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Impact of a Low Glycemic Index Diet in Pregnancy on Markers of Maternal and Fetal Metabolism and Inflammation

Authors
  • Walsh, Jennifer M.1
  • Mahony, Rhona M.1
  • Culliton, Marie1
  • Foley, Michael E.1
  • McAuliffe, Fionnuala M.1
  • 1 University College Dublin, National Maternity Hospital, Dublin, Ireland , Dublin (Ireland)
Type
Published Article
Journal
Reproductive Sciences
Publisher
SAGE Publications
Publication Date
Nov 01, 2014
Volume
21
Issue
11
Pages
1378–1381
Identifiers
DOI: 10.1177/1933719114525275
Source
Springer Nature
Keywords
License
Yellow

Abstract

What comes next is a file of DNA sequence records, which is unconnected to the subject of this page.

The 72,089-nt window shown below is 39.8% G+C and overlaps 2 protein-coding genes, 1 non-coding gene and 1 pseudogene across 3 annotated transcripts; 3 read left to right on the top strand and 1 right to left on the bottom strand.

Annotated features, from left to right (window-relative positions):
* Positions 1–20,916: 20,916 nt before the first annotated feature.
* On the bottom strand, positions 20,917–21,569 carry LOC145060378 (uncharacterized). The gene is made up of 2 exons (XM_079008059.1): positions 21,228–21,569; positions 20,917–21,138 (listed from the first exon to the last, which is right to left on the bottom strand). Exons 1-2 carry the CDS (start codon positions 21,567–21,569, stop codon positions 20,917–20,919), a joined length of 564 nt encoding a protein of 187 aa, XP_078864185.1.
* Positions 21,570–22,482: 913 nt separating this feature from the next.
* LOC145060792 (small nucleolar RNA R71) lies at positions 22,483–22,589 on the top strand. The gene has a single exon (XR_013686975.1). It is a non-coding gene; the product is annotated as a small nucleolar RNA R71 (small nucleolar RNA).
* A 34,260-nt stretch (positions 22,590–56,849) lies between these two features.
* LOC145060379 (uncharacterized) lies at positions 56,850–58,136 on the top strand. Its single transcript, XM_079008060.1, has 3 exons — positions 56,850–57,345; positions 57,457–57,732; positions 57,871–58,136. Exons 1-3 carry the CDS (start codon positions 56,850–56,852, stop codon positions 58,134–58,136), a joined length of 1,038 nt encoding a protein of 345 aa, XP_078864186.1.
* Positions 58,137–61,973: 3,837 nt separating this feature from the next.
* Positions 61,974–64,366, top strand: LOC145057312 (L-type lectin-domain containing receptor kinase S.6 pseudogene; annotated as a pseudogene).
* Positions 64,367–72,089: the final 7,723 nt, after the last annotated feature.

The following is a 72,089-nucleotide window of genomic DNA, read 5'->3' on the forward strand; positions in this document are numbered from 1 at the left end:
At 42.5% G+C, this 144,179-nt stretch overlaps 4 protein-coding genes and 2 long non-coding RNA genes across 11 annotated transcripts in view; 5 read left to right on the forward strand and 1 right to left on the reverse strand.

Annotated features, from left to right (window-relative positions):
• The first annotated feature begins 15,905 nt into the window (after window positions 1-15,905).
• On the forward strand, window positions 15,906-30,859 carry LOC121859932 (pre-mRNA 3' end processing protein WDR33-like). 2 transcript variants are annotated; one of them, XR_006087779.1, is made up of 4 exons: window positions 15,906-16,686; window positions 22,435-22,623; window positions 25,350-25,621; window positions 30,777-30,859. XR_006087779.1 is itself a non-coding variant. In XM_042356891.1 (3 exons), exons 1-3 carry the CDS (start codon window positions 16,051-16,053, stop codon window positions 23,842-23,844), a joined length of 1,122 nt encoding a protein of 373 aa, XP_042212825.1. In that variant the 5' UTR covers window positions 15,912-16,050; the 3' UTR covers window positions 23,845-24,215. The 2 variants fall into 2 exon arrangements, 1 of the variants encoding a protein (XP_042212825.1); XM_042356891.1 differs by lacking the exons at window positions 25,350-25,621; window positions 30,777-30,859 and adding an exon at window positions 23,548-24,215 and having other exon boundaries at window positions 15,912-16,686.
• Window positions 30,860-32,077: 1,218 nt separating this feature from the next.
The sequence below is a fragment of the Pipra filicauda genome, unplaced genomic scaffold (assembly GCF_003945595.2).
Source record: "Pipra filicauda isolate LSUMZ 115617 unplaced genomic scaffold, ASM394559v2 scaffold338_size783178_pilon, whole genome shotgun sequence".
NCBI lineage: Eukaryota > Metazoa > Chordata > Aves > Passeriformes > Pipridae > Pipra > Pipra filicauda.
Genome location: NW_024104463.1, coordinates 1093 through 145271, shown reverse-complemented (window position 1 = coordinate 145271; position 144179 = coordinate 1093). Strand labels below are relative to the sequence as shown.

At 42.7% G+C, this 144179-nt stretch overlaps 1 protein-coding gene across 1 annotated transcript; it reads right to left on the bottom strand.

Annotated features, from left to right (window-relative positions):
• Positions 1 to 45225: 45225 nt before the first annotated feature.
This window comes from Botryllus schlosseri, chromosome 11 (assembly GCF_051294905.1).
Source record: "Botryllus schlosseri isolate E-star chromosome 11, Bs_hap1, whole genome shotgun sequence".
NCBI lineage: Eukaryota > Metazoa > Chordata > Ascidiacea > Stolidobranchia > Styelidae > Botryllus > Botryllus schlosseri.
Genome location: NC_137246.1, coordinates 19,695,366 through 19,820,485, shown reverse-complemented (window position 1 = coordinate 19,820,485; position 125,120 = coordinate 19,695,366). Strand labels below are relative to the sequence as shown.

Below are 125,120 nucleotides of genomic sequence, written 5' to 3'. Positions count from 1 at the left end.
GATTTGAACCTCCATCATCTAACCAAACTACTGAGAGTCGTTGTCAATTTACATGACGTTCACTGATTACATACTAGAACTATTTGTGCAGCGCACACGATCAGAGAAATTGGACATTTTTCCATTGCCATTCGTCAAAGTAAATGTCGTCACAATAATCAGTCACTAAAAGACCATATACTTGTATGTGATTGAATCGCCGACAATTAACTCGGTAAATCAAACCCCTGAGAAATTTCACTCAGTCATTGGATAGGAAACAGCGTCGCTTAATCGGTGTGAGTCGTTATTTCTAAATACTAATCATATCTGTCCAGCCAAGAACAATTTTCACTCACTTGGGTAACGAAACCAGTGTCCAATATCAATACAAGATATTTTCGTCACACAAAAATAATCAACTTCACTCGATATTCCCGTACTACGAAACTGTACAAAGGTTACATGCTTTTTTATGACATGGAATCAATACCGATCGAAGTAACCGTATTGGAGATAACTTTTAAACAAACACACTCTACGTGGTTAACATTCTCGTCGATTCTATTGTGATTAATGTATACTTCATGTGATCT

This is a secondary analysis of 621 women in ROLO study, a randomized control trial of low glycemic index (GI) diet in pregnancy to prevent the recurrence of macrosomia, which aims to assess the effect of the diet on maternal and fetal insulin resistance, leptin, and markers of inflammation. In early pregnancy and at 28 weeks, serum was analyzed for insulin, leptin, tumor necrosis factor α (TNF-α), and interleukin 6 (IL-6). At delivery, cord blood concentrations of leptin, TNF-α, IL-6, and C-peptide were recorded. We found no difference between those who did or did not receive low GI advice with respect to the concentrations of any marker in early pregnancy, at 28 weeks or in cord blood. Women in the intervention arm of the study did have a lower overall rise in insulin concentrations from early pregnancy to 28 weeks gestation, P = .04. Of the women in the intervention arm, 20% were in the highest quartile for insulin change (28-week insulin − insulin at booking) compared to 29% of controls (P = .02). In conclusion, a low GI diet in pregnancy has little effect on leptin and markers of inflammation although an attenuated response to the typical increase in insulin resistance seen in pregnancy with advancing gestation was seen in those who received the low GI advice.

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